There are inscriptions attesting to the fourth-century prizes in the torch race: for the individual torch-bearer (lampadephoros) 30 drachmas and a water jar, and for the tribe an ox and 100 drachmas. Also as a reward, the winner was allowed to light the fire for the sacrifices at the altar. The ritual aspect, namely bringing fire from one sacred place to another without extinguishing it, was far more important than the competitive element. The torch race remained a purely religious act and probably this is the reason that it was never introduced into the competitive programme at many athletic games, including the Olympics.


During the race in the Panathenaic games a distance of over 2500 meters was covered by 40 runners per tribe, at approximately 60 metres each. The number of torch runners in each team differed in various places; in some races there were 8, 10, 40 and even 48 runners. Variation also appears in the number of teams competing and the distance covered.


Aristophanes The Frogs depicts a fifth-century race in a comic light:

Aeschylus ,comments to Dionysus that "these days no one is trained enough to

run the torch race," and Dionysus recalls seeing an inglorious runner plodding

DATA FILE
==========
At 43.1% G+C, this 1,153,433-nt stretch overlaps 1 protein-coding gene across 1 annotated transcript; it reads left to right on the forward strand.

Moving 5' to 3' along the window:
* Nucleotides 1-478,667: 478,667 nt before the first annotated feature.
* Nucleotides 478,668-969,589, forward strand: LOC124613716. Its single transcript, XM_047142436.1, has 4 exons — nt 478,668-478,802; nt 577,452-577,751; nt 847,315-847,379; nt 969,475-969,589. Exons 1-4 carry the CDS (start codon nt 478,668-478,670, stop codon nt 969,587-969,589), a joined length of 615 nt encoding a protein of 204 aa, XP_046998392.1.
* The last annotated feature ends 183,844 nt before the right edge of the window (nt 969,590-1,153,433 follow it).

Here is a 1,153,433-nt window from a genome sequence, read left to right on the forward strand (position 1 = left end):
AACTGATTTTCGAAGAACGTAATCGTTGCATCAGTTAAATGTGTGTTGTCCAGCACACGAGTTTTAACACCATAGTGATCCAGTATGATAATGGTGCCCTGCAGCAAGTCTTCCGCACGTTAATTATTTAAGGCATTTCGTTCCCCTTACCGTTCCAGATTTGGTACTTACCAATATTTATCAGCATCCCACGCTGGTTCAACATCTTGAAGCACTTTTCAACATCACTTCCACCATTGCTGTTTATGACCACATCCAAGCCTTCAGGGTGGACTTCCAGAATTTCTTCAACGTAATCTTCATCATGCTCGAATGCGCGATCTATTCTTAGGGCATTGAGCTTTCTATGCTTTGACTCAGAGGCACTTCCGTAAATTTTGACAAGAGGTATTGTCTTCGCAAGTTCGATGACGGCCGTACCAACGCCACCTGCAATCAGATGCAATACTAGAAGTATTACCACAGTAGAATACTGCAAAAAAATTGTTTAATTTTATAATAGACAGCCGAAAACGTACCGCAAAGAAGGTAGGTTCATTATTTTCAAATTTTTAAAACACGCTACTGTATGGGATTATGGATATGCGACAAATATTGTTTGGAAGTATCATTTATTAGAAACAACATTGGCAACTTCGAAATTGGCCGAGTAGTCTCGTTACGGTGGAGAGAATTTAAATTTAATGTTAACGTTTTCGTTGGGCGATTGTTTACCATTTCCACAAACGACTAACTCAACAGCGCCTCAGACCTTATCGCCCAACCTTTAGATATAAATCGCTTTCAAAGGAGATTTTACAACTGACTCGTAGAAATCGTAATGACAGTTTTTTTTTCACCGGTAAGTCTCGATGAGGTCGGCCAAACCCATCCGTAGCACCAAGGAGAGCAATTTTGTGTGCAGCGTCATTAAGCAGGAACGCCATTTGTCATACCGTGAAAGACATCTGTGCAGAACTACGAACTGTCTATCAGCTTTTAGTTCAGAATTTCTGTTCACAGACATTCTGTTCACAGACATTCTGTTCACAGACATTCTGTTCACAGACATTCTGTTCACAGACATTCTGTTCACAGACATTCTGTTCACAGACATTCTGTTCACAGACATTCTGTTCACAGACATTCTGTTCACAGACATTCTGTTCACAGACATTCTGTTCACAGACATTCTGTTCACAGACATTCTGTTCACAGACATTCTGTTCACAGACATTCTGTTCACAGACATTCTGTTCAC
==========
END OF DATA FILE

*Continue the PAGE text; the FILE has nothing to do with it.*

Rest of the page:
along during the race and is abused by the crowds to a point where he broke wind, blew out his torch and ran away.


By the Powers, you are right! At the Panathenaea

I laughed till I felt like a potsherd to see a

Pale, paunchy young gentleman pounding along,

With his head butting forward, the last of the throng,

In the direst of straits; and behold at the gates,

The Ceramītes flapped him, and smacked him, and slapped him,

In the ribs, and the loin, and the flank, and the groin,

And still, as they spanked him, he puffed and he panted,

Till at one mighty cuff, he discharged such a puff

That he blew out his torch and levanted.



Two lampadedromia runners, ca. 430BCE. Attribute to The Kraipale Painter. © The Trustees of the British Museum

It isn’t clear exactly when the two different versions of the festival came about, but the greater was distinguished from its lesser counterpart by two main features: its solemnity and a grand procession.


The festival, like all festivals in ancient Greece, was inherently religious in nature. As part of the celebrations in honour of Athena, a procession was held, likely on the last day. Scenes of the procession, as it has been theorised, survive on the Parthenon Marbles. The procession would have been attended by everyone, citizens and metics alike, and was intended to bring a new and extravagant peplos to the goddess Athena Parthenos in the Acropolis, to where only Athenian citizens could enter. This peplos was so large that it was carried on a ship’s mast - the ship itself made its way over land.


As part of the festivities, animal sacrifices, particularly that of bulls, were made. Sacrificial animals would be brought by all of the Athenian dependencies, whose attendance was a part of the festival’s intent to encourage unity among all Attic people.